Seeding New Pasture

Discussion in 'Homesteading Questions' started by BertaBurtonLake, Apr 19, 2005.

  1. BertaBurtonLake

    BertaBurtonLake Well-Known Member

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    Hi everyone! I am new here as a poster, but have been reading this treasure trove of information for quite some time.

    I just tried twice to post a detailed message, but due to operator error (lol) was unable to do so properly, so I am going now with the "reader's digest version".

    We are going to be sowing a new pasture (created from land just cleared of timber) of about 3 acres which will be home to 5 hair sheep (coming in June) and a family milk cow, 2 draft horses, and a few pigs (coming sometime in the future). This pasture will be fenced and crossfenced for rotational grazing.

    My questions are these: Can we pasture all the animals together or should they be rotated through on after the other and in what order? What mix of grasses should we sow? I was thinking a mix of red clover, Ky bluegrass, orchard grass, meadow fescue, birdsfiit trefoil, timothy and alfalfa. Is this a good mix for our purposes? In what proportions should we sow the different seed?

    I am looking forward to hearing any suggestion and information from all of you knowledgeable folks. Thanks for this forum of wonderful people with such a depth and range of practical knowledge and experience. You all are awesome!

    ~Berta
     
  2. mtman

    mtman Well-Known Member

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    first off i think you are putting to many animals on 3 acers
     

  3. moopups

    moopups In Remembrance

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    Leave the pigs where they are now, they will destroy a pasture. Plan on feeding about 75% puchased grain and feeds for that many animals - the count guarantees you a sand lot very quickly.
     
  4. BertaBurtonLake

    BertaBurtonLake Well-Known Member

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    Well, we actually have 3 acres we are fencing in now which is already in pasture. As I said, I had a more detailed post which I tried to send twice but kept mucking it up.

    For brevity's sake, I only posted my questions regarding the NEW pasture. I was not asking about how many animals I could have, only what would be a good pasture mix to plant for the animals we are going to have.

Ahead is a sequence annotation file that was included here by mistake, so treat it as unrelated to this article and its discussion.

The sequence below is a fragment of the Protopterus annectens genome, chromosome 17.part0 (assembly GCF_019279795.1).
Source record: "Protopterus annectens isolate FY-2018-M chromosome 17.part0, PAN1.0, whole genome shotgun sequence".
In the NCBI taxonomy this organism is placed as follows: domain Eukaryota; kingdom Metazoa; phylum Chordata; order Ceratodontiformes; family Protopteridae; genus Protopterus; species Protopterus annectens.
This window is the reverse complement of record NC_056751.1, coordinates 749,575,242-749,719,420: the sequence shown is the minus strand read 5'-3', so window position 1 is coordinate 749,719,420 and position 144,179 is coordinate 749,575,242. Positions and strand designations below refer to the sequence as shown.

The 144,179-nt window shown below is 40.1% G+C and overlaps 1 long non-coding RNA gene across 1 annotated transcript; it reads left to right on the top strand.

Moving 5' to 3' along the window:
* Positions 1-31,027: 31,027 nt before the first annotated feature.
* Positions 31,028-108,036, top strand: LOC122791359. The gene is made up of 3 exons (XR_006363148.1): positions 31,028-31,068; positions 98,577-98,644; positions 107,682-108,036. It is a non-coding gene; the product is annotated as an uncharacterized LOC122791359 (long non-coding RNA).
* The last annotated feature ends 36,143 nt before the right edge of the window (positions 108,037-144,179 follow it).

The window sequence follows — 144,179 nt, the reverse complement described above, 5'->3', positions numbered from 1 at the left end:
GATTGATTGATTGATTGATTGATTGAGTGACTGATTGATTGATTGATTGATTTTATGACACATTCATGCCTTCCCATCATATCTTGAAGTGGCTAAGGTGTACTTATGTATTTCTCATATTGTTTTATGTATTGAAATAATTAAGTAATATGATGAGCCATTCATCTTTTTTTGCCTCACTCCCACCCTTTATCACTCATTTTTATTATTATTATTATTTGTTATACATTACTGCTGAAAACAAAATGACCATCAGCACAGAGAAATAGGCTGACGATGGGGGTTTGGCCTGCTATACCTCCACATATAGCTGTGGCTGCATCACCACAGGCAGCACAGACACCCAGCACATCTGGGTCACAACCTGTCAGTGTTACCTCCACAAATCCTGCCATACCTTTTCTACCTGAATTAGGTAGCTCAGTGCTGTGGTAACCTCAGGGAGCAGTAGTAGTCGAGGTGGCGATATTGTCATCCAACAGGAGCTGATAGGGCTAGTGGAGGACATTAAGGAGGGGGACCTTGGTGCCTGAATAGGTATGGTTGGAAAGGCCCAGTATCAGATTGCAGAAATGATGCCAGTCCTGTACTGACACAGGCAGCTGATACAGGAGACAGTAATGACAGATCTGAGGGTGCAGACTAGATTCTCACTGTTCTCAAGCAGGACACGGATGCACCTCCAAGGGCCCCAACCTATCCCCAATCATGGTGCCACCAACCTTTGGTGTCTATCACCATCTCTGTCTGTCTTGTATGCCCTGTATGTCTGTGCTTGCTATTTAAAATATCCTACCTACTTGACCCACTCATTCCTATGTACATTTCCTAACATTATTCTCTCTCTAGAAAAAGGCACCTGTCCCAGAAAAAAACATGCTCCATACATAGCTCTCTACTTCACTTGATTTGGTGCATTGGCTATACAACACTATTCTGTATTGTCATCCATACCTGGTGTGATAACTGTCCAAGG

Thanks for the reply,

    ~Berta
     
  5. mikeg

    mikeg Active Member

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    Fresh pasture this time of year, yes I would stop at the sheep and see what you can get out of it. I would definatly cross fence or put electric up to divide it in half may be even quarter it. If the ground is disked up and ready to seed this time of year I would put in some blue and anual rye to get some coverage and then go in with a pasture mix in september with some clover added. keep the traffic off till it gets established and then add a cow. You def. don't want to put a couple of draft horses and pigs in there it just won't keep all of that stock.
     
  6. agmantoo

    agmantoo agmantoo Supporter

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    I seriously doubt that you will be able to establish a pasture this time of year that will carry any livestock thru the summer and the grass survive. If it turns dry at all it will challenge the grass to have enough root to live till Fall. I would not use the pasture until Fall if it were mine. I would let it grow and become established without having to survive the stress of animal grazing.
     
  7. mtman

    mtman Well-Known Member

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    im sry i didnt meen to sound nasty i wasnt shure you knew i guess you do once again sry.
     
  8. minnikin1

    minnikin1 Shepherd

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    I'm reading "All Flesh is Grass" by G. Logsdon right now. He talks extensively about the various mixtures currently in use - I highly recommend the book.

    Your mixture sounds like it could have too many varieties competing with one another.
    It might be better if you sow each of the paddocks with a different variety - for instance - one with a drought tolerant mixture for the drier months, one for cool weather varieties for later in the year, etc.
    He says he even maintains one paddocks with lots of wild herbs and weeds as the "medicinal" pasture.
     
  9. mpillow

    mpillow Well-Known Member Supporter

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    I use the left overs on the hayroom floor to seed with. Our hay is in the excellent range so it has alot of seed heads and green in color mostly. We have also just taken a bale out and scattered it when there wasnt much waste on the floor. It has worked very well for us.
     
  10. BertaBurtonLake

    BertaBurtonLake Well-Known Member

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    Hi again..

    A little info about our endeavor by way of an introduction. We bought this 11 acres with a gorgeous post and beam stable (10 stalls incl a stallion stall, tack room, hayroom, water and electric) and an older but in decent shape doublewide. The entire property has woven wire perimeter fencing with a strand of electric at the top. We are lakefront on a 76 acre lake with a small year round creek running through the property. It just kinda fell into our laps 3 year ago June 25. We belive it was a real blessing. I had always wanted a place where I could do a self sustaining venture with garden, fruit trees, and limited livestock.